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AF honors 22 for war-zone and other acts of courage

Feb. 10, 2014 - 06:00AM   |  
Staff Sgt. Nicole Richardson is credited with directing her team in a roughly two-hour firefight in Afghanistan after her team leader was injured.
Staff Sgt. Nicole Richardson is credited with directing her team in a roughly two-hour firefight in Afghanistan after her team leader was injured. (Air Force)
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Office of Special Investigations Special Agent Robert Powers, center, describes his story during the Portraits in Courage luncheon honoring exceptional airmen. Also on stage, from left: Maj. Shaine Thrower, 2nd Lt. Quianna Samuels, Master Sgt. Delorean Sheridan and Staff Sgt. Nicole Richardson. (Mike Morones/Staff)

As Staff Sgt. Nicole Richardson headed out on a Sept. 5, 2012, resupply mission in Helmand province, Afghanistan, she knew it would likely be rough.

She and other troops had encountered insurgent-planted improvised explosive devices several times before, and the location they were trying to reach had only one road in and out — a perfect spot for an ambush.

“We knew that they just did not like us down there,” Richardson said at a Feb. 5 luncheon at Arlington National Cemetery.

Before the day was out, Richardson’s team was struck by a wave of IEDs, one after another. Her team leader and eight other troops were seriously injured by a rocket-propelled grenade, and she stepped up and took command of her team. She directed her team as they helped fight off the insurgents during a roughly two-hour firefight. And she ran across open terrain under enemy fire — twice — to get ammunition when her team’s M-240B machine gun ran low.

Richardson’s actions that day earned her an Army Commendation Medal with Valor and a Marine Combat Action Ribbon. And on Feb. 5, she was one of 22 airmen honored in the Air Force’s eighth volume of Portraits in Courage, a publication that recognizes airmen who have performed remarkable feats of bravery.

“Every airman has a story,” Chief Master Sergeant of the Air Force James Cody said at the luncheon to honor Richardson and four other airmen profiled in the newest Portraits of Courage. “Some of them will make you just jump up and cheer. Some of them will make you cry. It’s inspiring to know that we are amongst people that will do that.”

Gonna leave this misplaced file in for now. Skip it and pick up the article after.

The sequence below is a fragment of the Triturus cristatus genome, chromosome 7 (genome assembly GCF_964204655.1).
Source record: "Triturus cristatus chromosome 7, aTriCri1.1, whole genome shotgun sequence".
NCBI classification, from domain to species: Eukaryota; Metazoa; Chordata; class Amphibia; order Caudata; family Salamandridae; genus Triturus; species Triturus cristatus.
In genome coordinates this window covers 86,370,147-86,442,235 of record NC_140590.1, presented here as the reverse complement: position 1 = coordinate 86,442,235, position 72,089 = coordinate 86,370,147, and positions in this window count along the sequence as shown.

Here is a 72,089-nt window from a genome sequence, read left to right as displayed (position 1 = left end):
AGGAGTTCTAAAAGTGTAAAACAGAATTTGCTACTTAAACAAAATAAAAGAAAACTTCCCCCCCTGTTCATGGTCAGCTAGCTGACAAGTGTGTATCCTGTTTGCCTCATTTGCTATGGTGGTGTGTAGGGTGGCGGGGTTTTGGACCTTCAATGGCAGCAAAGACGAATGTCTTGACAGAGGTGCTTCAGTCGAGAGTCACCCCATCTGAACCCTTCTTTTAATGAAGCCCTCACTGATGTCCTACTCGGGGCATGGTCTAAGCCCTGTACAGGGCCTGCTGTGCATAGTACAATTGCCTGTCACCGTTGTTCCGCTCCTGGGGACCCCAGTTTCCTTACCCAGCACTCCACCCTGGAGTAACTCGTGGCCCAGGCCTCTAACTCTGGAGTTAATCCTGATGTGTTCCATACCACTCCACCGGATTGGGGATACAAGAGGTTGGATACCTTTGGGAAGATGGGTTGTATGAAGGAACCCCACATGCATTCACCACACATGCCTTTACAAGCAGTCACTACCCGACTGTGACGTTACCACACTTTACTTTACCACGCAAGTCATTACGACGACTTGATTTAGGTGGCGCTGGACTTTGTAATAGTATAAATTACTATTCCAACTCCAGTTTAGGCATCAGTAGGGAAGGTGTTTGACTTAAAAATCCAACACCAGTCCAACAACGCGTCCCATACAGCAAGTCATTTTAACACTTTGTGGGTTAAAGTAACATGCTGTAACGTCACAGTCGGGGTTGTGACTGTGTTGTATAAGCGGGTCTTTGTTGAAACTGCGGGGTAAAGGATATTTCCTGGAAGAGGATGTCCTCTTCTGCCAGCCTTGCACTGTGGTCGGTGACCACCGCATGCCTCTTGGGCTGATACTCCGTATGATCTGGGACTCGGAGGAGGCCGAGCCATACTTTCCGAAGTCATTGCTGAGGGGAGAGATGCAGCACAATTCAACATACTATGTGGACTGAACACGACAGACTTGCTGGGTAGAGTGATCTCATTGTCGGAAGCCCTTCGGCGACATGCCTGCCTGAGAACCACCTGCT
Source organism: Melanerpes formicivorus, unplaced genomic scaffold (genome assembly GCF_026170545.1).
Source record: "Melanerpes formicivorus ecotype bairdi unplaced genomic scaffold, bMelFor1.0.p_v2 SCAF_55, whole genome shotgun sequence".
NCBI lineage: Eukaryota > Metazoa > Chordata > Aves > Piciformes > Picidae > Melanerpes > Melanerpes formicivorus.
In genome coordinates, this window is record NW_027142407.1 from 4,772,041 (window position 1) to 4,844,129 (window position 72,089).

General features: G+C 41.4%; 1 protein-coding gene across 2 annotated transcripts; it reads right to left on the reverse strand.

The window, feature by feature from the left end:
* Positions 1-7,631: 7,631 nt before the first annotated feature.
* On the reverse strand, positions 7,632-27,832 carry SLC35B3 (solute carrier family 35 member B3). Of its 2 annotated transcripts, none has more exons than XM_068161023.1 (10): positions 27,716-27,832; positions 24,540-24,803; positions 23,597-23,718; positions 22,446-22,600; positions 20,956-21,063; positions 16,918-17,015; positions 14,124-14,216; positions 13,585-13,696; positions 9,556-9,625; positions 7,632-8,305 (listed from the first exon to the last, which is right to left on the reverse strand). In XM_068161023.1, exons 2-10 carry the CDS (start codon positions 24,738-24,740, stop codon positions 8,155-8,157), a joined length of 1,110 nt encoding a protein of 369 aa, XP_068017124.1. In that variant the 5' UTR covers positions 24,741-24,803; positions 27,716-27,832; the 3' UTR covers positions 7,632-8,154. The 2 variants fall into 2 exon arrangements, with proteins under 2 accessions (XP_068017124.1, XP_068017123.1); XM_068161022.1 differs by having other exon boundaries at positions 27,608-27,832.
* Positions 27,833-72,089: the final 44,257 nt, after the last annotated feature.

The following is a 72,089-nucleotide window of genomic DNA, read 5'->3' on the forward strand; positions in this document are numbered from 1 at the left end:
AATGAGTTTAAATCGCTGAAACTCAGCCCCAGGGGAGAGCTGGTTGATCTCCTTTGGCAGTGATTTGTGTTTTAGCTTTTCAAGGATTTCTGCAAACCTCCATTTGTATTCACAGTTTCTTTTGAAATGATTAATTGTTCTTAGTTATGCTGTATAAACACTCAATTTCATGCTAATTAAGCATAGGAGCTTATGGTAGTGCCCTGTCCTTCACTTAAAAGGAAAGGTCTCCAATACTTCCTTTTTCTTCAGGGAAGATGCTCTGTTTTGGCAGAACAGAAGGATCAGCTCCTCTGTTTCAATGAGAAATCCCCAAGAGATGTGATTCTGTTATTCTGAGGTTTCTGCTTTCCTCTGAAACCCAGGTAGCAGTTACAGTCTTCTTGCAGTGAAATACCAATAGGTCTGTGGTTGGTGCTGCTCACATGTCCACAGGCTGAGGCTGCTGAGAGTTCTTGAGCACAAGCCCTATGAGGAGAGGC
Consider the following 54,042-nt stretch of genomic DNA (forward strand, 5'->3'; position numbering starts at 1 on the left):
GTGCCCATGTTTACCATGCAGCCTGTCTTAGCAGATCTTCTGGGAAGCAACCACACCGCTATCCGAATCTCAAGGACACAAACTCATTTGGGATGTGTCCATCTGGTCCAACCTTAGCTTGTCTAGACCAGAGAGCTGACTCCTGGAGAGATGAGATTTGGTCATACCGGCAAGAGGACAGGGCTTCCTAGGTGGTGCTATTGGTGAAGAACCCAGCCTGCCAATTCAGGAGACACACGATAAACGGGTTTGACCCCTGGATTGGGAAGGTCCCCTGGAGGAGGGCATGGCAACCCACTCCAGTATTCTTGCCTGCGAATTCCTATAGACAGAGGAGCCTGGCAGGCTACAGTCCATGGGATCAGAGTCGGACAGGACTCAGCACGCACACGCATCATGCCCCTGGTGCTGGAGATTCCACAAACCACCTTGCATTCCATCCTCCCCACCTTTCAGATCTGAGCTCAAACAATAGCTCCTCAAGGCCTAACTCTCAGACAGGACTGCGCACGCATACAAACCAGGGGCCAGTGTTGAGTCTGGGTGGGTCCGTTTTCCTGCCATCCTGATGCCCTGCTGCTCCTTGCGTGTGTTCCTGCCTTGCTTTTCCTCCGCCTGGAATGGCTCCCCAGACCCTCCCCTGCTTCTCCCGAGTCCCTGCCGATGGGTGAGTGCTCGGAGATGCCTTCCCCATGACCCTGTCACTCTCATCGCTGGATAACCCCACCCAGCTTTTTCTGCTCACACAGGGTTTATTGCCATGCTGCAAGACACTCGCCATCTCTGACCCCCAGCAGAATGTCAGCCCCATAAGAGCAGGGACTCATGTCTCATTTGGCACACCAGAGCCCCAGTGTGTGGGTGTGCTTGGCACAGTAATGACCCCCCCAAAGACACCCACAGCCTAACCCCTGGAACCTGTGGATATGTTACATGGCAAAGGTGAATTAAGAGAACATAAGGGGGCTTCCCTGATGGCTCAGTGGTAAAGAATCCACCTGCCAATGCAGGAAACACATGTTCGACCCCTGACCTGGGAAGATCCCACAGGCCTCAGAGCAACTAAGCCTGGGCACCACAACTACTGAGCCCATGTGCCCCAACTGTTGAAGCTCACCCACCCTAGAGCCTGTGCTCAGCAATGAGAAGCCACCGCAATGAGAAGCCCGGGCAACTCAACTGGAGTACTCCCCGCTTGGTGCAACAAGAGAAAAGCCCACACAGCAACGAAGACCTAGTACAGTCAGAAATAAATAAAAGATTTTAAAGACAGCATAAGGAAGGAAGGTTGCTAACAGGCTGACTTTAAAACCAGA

Also appearing at the luncheon were:

■Master Sgt. Delorean Sheridan of Pope Air Field in North Carolina, a combat controller who received a Silver Star for engaging 15 to 20 insurgents and saving 23 lives following a “green-on-blue” attack in Wardak province, Afghanistan, in March 2013. His actions were reported in the Feb. 3 issue of Air Force Times.

■Maj. Shaine Thrower of Nellis Air Force Base, Nev., who helped save 54 lives — including his daughter’s — when he realized their schoolbus was on fire and evacuated it quickly.

■2nd Lt. Quianna Samuels of Lackland Air Force Base, Texas. While still ROTC cadet 1st lieutenants, Samuels and two other nurses — now-2nd Lts. Alison Nordlander and Ashlyn McNeely — were traveling through West Texas on April 17, 2013, when a fertilizer plant went up in a massive explosion. Samuels, Nordlander and McNeely immediately responded and triaged dozens of survivors in the midst of multiple fires, massive smoke and the threat of additional explosions.

■Special Agent Robert Powers, director of war fighter readiness and execution at the Air Force Office of Special Investigations at Quantico, Va., who saved an elderly man who had accidentally set himself on fire in a grocery store restroom on Feb. 12, 2013.

Richardson is an explosive ordnance disposal technician in the 802nd Civil Engineer Squadron at Lackland, who went by her maiden name of Nellist at the time of the ambush. She and her EOD team were supporting the Marine Corps’ 1st Combat Engineer Battalion in clearing IEDs and keeping supply routes open.

At the luncheon, she recalled the day’s events: